The Device of A New Year

11:46 AM (7 hours ago)

People have asked me, “What exactly are you trying to do here?”
The answer is as complicated as the question, but it can be summarized in one statement:
“I am trying to tell a story.”
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The calendar isn’t quite as pointless as I’d like to imagine it as being.  The meaning we give to time and the mechanisms we make of certain spans are what build the year-in-mind, our chronological diaries of dated memory. Time is a filing system, and it’s an important one.
Sometimes people try to sound like philosophers by pretending that time doesn’t exist, that’s it’s just something that people make up.  Well, yeah, clocks could be split a million different ways and some calendars are based on the number 19.
blocksWe all have our own versions of a year, depending on how we measure our stories, how we stack them on shelves and pin them to refrigerators.
The summer glow was yellow like manila, sharp like dry grass.
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In my mind the year is like a disc, split into seasonal sections overlayed always by the public school August to June, July a bright golden spike of oceanside and cicada sounds.  The winter is small, tight and hunched like charcoal, shadows on the trees holding close. Spring is sex. Fall is Fire. It’s always been this way.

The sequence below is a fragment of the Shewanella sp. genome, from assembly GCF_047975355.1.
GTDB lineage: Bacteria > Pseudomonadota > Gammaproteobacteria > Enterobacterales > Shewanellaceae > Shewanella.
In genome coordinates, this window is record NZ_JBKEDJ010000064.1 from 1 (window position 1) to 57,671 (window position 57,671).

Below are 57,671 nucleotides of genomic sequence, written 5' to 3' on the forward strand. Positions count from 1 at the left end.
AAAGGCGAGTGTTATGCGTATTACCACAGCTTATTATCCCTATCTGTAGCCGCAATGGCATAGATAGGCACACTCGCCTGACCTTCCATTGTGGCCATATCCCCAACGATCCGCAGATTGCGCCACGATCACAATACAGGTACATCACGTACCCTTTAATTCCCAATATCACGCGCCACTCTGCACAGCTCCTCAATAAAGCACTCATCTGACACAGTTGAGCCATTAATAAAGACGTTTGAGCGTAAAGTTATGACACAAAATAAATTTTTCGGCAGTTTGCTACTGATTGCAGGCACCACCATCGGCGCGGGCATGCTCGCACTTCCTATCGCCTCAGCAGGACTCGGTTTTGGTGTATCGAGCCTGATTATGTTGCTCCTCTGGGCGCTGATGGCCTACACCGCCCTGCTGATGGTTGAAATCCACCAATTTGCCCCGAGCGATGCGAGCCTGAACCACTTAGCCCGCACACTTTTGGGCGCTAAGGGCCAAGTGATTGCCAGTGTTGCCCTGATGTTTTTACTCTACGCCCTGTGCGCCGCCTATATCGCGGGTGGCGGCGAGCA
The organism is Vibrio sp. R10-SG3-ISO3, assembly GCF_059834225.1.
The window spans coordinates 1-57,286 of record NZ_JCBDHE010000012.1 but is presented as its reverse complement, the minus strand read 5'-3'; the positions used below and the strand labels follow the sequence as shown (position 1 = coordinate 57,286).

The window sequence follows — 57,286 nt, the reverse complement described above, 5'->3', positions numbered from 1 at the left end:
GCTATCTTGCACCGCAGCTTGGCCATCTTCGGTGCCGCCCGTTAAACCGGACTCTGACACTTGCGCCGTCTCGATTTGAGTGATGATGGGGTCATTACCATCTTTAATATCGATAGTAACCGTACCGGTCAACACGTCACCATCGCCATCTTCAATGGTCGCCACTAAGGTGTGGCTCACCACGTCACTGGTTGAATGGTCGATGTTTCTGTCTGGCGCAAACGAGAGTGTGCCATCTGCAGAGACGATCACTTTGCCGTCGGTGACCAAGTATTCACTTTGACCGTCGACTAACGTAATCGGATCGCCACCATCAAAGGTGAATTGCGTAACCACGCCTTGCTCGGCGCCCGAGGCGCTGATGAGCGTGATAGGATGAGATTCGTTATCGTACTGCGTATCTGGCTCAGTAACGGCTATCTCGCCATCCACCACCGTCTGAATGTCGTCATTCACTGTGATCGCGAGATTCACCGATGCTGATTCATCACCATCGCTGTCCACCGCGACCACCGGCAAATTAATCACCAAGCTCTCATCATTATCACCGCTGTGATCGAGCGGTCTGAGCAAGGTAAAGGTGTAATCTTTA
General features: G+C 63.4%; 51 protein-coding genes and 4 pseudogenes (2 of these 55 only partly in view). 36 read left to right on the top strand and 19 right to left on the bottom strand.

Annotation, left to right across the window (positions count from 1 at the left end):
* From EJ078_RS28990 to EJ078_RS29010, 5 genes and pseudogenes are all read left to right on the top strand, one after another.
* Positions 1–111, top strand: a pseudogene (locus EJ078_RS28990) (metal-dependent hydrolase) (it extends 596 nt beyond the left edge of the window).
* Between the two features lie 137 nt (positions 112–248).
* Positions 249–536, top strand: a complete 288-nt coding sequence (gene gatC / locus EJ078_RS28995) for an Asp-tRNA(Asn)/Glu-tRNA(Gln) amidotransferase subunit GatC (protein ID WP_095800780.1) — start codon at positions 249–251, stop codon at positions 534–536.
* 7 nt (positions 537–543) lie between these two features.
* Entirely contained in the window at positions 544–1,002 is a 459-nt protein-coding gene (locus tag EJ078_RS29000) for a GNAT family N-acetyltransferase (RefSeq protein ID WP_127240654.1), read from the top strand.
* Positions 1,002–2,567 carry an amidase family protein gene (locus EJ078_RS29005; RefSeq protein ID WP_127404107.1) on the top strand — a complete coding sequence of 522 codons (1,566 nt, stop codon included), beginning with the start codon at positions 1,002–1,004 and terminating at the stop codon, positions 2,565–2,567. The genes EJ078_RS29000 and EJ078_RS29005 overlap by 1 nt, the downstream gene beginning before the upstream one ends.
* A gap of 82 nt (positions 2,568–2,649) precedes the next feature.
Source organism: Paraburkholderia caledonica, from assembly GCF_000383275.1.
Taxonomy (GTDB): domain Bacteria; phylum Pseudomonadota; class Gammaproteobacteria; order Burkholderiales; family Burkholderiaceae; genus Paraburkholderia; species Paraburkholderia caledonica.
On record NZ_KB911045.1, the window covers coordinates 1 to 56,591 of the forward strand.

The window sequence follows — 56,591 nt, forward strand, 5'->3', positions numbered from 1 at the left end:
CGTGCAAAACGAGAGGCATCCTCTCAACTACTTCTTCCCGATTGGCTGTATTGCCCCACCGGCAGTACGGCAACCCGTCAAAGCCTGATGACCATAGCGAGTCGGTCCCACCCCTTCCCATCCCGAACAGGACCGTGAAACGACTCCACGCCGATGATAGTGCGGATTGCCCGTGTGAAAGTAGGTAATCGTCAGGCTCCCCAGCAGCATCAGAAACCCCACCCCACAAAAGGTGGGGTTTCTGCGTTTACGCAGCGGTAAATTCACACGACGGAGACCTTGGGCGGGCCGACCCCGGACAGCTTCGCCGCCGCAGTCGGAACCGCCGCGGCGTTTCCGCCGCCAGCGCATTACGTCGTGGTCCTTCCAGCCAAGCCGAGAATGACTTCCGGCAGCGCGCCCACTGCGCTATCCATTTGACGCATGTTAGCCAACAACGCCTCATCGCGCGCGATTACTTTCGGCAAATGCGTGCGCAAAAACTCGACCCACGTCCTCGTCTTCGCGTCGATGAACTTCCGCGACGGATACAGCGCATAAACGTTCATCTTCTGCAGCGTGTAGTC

New Year’s Eve is an evening to remember, even if you’d rather forget.
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When I lost my mind, I found that I couldn’t believe in the legitimacy of history any more. I saw that it was full of errors, but not really…wait…there is this premise in many beliefs that everything in the world happens because it had to, or that everything happens the way it was supposed to…?
                                                                                           I don’t think that’s true.
I think a lot of things that were supposed to happen didn’t happen and that a lot of things that shouldn’t have happened did.
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The other day, in the movie theater with the boy, watching the trailers for apocalyptia and post-apocalyptia and wanting to cry, I said, “It’s an interesting time to be growing up, isn’t it?”
He looked a little worried, nodded and ate some popcorn.
The world must end and begin an infinite number of times each day.
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In 2013, I will go places and I will do things.